Spain Will Keep List of People Who Refuse Vaccinations, Share with Other EU Nations

GIRONA, SPAIN - DECEMBER 27: Esteve Font, 93, a resident of Gent Gran Creu de Palau nursing home for the elderly, receives a first dose of the Pfizer-BioNTech Covid-19 vaccine on December 27, 2020 in Girona, Spain. Spain will begin to administer the coronavirus vaccine developed by Pfizer and BioNTech …
David Ramos/Getty Images

Spain will keep a registry of people who refuse to have a vaccination for the Chinese coronavirus, and will share the data with other European Union member-states.

Health Minister Salvador Illa announced the plans on Monday, saying that while the vaccine would not be mandatory and there would be no repercussions for refusing the injection, the government would be tracking those who declined to have it.

“What will be done is a register, which will be shared with our European partners… of those people who have been offered it and have simply rejected it,” Mr Illa said during an interview with La Sexta television channel on Monday, according to the BBC.

The minister said that the register was to avoid confusion in record-keeping, of why some people are vaccinated and others not, saying: “People who are offered a therapy that they refuse for any reason, it will be noted in the register… [so] that there is no error in the system, not to have given this person the possibility of being vaccinated.”

He added that the data would not be shared with members of the public, including employers.

“It is not a document which will be made public and it will be done with the utmost respect for data protection,” Mr Illa said.

More than one-quarter, 28 per cent, of Spaniards have said they will not have the vaccine, according to a recent poll. However, that figure fell from nearly half — 47 per cent — in November.

The announcement came the same day that the health minister revealed that American pharmaceuticals giant Pfizer had delayed delivery of a new shipment of its vaccine — which it developed with German company BioNTech — by one day due to logistics problems related to refrigeration.

The Pfizer-BioNTech vaccine must be kept at minus 70 degrees Celcius ( minus 112 Fahrenheit), while the British product by AstraZeneca — which is currently being assessed by the UK’s Medicines and Healthcare Products Regulatory Agency — can be stored in standard medical fridges. If approved, the vaccine, developed in partnership with the University of Oxford, would be the second coronavirus jab to be approved for use in the United Kingdom.

The UK’s Vaccine Minister Nadim Zahawi said earlier this month that while the shot would remain voluntary, he predicted that private businesses — such as cinemas, airlines, or sports clubs — might demand proof of vaccination before offering service, banning those who are not immunised.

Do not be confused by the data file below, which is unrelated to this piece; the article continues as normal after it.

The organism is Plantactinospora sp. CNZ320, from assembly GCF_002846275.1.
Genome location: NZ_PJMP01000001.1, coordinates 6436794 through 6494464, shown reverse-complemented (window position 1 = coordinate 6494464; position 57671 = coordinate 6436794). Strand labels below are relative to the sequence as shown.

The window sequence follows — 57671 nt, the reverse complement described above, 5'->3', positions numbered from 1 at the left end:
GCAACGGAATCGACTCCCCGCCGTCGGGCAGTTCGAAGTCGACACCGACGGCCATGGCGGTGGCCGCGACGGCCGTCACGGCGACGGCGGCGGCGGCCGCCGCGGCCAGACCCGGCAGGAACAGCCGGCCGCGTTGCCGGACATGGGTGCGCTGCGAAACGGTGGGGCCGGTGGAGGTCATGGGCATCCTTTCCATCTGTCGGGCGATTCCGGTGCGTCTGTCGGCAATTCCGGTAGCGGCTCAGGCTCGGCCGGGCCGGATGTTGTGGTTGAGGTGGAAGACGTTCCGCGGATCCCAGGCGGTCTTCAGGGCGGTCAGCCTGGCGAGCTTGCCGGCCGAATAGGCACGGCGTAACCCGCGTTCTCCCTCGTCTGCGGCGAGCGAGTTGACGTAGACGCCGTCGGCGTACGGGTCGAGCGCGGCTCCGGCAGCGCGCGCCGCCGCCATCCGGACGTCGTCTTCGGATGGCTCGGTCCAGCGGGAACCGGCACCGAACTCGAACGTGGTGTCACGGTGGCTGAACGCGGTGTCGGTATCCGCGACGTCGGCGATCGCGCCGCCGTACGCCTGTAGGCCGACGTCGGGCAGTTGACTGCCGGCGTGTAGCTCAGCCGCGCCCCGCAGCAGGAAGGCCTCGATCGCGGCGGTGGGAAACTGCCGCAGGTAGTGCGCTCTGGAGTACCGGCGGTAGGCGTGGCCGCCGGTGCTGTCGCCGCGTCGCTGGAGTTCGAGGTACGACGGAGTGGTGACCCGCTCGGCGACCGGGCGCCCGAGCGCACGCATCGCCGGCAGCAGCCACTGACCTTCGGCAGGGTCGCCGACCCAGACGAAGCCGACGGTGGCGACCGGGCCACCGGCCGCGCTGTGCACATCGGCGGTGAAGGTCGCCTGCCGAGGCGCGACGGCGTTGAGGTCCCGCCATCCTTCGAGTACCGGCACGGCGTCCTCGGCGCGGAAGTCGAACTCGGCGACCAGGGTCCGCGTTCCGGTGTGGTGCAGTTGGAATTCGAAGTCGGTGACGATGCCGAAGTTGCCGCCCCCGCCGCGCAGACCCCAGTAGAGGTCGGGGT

While Mr Zahawi admitted that the government was “looking at the technology” to prove vaccination — comparable to the NHS’s test and trace app, which tracks the spread of the Chinese virus — senior minister Michael Gove denied that any such plans were in place.

Undertaking what appeared to be damage control for the vaccine minister’s remarks, Mr Gove said the following day: “I certainly am not planning to introduce any vaccine passports and I don’t know anyone else in government (who is).”

But less than one week later, minister James Cleverley would not rule out whether the coronavirus vaccination cards — to be given out by the NHS — would be repurposed as vaccine passports to enter restaurants or cinemas. The cards are intended to be used to remind patients of their appointments to receive the second jab, but Conservative MP David Jones warned that there is a “danger” that “people may well be told, well you can’t come in unless you produce your card”.

The British government has also been sending out mixed signals on “immunity passports” — which would prove whether a person had tested negative for Chinese coronavirus. Last week it was revealed that the government had awarded contracts to two firms to develop mobile phone app “freedom passports”, with a QR code identifying a person and their immunity status.

The Department of Health and Social Care denied that the government would roll out the system any time soon, but claimed it was merely conducting “exploratory work”, saying: “It is about looking at ways we could use this in future.”

UK officials are also considering “vaccine stamps” for passports, allegedly to boost the travel industry.

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